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Sexual Assault of Minors in Rural Areas: The Role of Departments of Human Services

Dr. PollackAn article, written by Wurzweiler professor Daniel Pollack, JD and recently published in an issue of Policy & Practice, deals with the important issue of Sexual assault of minors in rural areas.

From Professor Pollack:

"I've been involved in nearly seventy-five expert witness cases around the United States,  many in rural areas. It seems that as frequently as we talk about child protection, we rarely do so in a rural context -- even though it is prevalent in these areas as well. It is a difficult truth which requires attention;  most of my current writing stems from the continuing discovery of a compelling reality outside of where we typically look."

Sexual assault of minors in rural areas: The role of departments of human services

by Daniel Pollack

They may not make the national news too frequently, but minors in rural areas are sexually assaulted – very often.

Federal and state legislatures have enacted laws designed to protect minors from registered sex offenders. Adopted in 1996, Megan’s Law created a nationwide sex offender registry.  Every state followed suit. Codified in California Penal Code, §§ 290 et seq. (including a voter-approved measure known as “Jessica’s Law”) regulates the residency of registered sex offenders. It prohibits registered sex offenders from residing within 2,000 feet of a school or park. Another California statute regulates loitering by registered sex offenders. It provides that any §290 registrant who “loiters about any school or public place at or near which children attend or normally congregate” is guilty of a misdemeanor.  Megan’s Law requires both registration and notification. Within a specified time after their release from prison, registered sex offenders must register their addresses with local police; then, the public and past victims are notified of the offender’s presence in the neighborhood.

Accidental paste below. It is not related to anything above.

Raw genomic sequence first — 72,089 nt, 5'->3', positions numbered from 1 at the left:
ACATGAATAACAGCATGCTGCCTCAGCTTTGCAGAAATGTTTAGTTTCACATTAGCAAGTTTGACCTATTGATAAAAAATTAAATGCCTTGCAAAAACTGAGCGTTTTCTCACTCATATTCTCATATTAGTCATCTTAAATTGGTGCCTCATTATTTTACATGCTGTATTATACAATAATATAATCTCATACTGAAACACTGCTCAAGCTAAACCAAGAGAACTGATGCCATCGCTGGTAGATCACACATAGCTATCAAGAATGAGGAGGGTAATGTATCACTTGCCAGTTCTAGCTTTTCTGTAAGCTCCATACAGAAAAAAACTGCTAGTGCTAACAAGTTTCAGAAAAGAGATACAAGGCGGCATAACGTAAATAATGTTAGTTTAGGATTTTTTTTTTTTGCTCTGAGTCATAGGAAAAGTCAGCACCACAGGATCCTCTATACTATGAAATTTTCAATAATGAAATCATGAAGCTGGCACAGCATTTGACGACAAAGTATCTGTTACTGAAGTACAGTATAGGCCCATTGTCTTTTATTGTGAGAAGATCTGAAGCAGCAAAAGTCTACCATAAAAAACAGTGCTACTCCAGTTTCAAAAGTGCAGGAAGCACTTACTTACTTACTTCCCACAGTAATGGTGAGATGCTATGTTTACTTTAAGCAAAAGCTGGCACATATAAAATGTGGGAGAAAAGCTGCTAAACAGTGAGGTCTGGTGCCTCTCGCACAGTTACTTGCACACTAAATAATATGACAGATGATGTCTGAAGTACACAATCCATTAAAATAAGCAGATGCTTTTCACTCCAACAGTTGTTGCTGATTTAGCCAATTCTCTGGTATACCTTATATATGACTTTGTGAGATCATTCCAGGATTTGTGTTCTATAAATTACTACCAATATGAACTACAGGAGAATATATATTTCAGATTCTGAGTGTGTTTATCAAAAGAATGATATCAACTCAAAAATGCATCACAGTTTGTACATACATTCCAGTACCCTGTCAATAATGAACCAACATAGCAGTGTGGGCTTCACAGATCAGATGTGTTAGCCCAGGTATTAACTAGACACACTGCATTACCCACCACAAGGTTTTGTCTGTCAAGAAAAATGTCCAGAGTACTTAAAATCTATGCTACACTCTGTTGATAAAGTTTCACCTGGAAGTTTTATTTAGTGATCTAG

Read the full article